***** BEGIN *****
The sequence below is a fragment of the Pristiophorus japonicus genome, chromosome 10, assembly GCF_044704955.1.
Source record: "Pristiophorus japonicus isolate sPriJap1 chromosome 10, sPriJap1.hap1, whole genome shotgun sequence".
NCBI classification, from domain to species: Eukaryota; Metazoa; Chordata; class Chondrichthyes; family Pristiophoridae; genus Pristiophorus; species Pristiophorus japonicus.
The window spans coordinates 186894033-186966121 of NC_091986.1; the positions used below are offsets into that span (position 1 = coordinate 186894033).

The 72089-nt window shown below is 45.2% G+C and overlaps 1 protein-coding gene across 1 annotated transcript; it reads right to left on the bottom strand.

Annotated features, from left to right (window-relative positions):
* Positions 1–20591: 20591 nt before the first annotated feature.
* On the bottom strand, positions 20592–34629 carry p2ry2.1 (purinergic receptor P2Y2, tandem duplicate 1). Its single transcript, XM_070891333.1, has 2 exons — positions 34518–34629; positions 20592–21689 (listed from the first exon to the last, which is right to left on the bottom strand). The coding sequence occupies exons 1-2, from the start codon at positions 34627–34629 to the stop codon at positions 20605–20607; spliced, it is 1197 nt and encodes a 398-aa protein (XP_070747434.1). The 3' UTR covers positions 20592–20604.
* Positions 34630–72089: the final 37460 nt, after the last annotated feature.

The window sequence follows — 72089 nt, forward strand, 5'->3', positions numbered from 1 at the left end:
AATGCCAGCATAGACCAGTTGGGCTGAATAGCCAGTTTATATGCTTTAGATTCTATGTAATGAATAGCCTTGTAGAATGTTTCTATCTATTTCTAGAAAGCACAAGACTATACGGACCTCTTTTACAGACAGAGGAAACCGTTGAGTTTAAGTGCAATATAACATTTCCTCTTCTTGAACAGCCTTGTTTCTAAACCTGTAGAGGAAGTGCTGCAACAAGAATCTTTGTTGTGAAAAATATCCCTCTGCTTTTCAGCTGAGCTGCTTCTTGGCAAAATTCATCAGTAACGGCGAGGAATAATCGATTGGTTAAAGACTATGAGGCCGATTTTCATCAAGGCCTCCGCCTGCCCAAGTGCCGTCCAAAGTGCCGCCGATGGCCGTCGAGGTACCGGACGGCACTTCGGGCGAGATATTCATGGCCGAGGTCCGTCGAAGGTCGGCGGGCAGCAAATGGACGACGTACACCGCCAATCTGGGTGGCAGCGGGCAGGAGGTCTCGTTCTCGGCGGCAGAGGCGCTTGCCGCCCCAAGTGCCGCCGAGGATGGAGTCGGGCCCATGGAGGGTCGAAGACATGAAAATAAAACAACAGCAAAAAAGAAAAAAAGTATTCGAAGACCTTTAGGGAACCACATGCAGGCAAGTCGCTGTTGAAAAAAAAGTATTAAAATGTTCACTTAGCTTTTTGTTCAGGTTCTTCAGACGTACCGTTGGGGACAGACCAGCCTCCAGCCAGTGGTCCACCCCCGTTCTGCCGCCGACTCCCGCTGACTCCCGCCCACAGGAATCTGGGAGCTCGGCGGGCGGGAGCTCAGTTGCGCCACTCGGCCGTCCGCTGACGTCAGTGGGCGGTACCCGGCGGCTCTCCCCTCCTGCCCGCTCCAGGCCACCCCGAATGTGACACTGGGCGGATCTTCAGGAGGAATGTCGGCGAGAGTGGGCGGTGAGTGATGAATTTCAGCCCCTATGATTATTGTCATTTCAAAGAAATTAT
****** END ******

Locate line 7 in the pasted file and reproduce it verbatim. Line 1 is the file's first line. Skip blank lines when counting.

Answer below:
* Positions 1–20591: 20591 nt before the first annotated feature.